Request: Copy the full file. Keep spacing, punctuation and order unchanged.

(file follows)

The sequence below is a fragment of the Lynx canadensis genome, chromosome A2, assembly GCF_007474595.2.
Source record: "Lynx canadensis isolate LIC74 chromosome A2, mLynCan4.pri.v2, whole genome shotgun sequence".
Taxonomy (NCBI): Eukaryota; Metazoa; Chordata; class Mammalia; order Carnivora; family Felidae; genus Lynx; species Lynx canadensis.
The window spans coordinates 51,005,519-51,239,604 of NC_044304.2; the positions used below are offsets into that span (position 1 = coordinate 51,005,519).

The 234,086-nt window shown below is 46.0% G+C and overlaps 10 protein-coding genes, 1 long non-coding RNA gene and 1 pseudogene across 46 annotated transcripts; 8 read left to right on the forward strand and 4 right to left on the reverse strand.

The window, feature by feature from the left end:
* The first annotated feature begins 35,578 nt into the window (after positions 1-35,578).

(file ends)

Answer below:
The sequence below is a fragment of the Lynx canadensis genome, chromosome A2, assembly GCF_007474595.2.
Source record: "Lynx canadensis isolate LIC74 chromosome A2, mLynCan4.pri.v2, whole genome shotgun sequence".
Taxonomy (NCBI): Eukaryota; Metazoa; Chordata; class Mammalia; order Carnivora; family Felidae; genus Lynx; species Lynx canadensis.
The window spans coordinates 51,005,519-51,239,604 of NC_044304.2; the positions used below are offsets into that span (position 1 = coordinate 51,005,519).

The 234,086-nt window shown below is 46.0% G+C and overlaps 10 protein-coding genes, 1 long non-coding RNA gene and 1 pseudogene across 46 annotated transcripts; 8 read left to right on the forward strand and 4 right to left on the reverse strand.

The window, feature by feature from the left end:
* The first annotated feature begins 35,578 nt into the window (after positions 1-35,578).